Government’s new upward adjusted minimum wages for the farming and forestry sectors will not assist in salvaging jobs in drought stricken areas in the country. This is the view held by famers unions in the North West which is one the hardest hit provinces.
Unions maintain that the minimum wage increment by government from R2606.78 to R2778.83 is unaffordable. This is as a result of low productivity and decreasing profit margins.
For farmer Aobakwe Pholoholo who lost 15 head of cattle as a result of the drought, and 52 000 units of cabbage due insufficient rain, making ends meet continues to be an uphill battle. “The wage challenges we face include not getting money on time, and even that money that we get is not enough for us to survive on. You find that it is about R1 100 when it is a lot and the least is about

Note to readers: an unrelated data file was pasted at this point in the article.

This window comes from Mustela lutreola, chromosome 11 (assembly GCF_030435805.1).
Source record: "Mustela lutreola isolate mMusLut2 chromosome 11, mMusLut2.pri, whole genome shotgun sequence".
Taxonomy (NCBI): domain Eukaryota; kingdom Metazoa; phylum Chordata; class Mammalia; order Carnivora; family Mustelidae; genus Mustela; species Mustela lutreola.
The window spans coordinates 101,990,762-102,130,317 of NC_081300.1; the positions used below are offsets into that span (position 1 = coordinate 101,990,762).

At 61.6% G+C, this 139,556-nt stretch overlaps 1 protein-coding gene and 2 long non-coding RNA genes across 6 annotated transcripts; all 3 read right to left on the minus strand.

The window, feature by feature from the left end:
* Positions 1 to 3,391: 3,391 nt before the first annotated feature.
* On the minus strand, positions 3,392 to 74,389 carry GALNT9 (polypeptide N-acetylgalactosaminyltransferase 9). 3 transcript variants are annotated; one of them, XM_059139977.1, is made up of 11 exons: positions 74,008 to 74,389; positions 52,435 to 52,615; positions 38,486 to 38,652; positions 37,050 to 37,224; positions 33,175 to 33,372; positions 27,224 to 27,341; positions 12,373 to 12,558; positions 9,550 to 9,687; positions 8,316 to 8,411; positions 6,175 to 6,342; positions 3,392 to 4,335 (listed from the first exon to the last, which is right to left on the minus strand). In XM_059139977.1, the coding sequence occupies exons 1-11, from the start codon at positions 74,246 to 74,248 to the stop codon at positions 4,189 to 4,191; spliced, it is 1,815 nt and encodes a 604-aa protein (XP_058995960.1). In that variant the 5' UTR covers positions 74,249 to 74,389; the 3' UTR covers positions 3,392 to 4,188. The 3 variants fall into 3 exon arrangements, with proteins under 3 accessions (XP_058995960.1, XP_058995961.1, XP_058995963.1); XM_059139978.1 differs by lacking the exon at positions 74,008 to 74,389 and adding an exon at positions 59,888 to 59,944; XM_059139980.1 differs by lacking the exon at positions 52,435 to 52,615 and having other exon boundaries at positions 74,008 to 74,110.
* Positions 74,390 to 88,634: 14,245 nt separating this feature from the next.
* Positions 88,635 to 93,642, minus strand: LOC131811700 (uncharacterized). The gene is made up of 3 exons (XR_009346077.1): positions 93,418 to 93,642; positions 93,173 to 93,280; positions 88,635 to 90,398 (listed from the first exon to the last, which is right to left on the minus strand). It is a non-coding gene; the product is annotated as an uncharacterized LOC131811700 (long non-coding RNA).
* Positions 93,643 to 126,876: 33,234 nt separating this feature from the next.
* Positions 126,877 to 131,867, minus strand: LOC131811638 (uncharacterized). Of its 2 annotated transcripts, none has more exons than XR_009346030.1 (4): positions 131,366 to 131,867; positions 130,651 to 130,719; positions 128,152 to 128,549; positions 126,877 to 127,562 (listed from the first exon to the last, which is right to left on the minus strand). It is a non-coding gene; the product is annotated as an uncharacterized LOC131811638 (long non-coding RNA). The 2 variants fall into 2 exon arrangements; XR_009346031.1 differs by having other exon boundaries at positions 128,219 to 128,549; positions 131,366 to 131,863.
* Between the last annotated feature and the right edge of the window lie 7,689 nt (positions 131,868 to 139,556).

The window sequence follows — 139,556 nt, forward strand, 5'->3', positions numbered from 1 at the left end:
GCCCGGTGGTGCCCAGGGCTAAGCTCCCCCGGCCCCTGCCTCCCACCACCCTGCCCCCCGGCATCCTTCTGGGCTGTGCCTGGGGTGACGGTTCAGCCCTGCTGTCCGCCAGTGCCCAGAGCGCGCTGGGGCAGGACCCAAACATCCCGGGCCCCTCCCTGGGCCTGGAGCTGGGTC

According to Maikano Maselwanyane, Provincial Secretary of the National Emergent Red Meat Producers' Organisation (NERPO), emerging farmers do not have enough income in their farms as some are in communal land. "Those people are not making enough income. So it is not easy for us to pay that minimum wage. I mean even our workers - they take whatever we offer because they are also stranded, they also need income for their families."
Agri-North West says both commercial and emerging farmers are drowning in debt and abiding by government's policy might prove
to be difficult. “We are in trouble in the sense that food to food production is low, there are not many jobs available, as a matter of fact there may be some shrinkage in jobs. We must be realistic about that. We must also understand that there will be no new employment. This will have a carryover effect for next year,” says Pierre Vercuil of Agri-North West.
Government has urged farmers in affected areas to apply for ministerial variations in terms of Section 50 of the Basic Conditions of Employment Act, which makes provision for the Minister to replace or exclude any basic condition of employment provided for in the Act.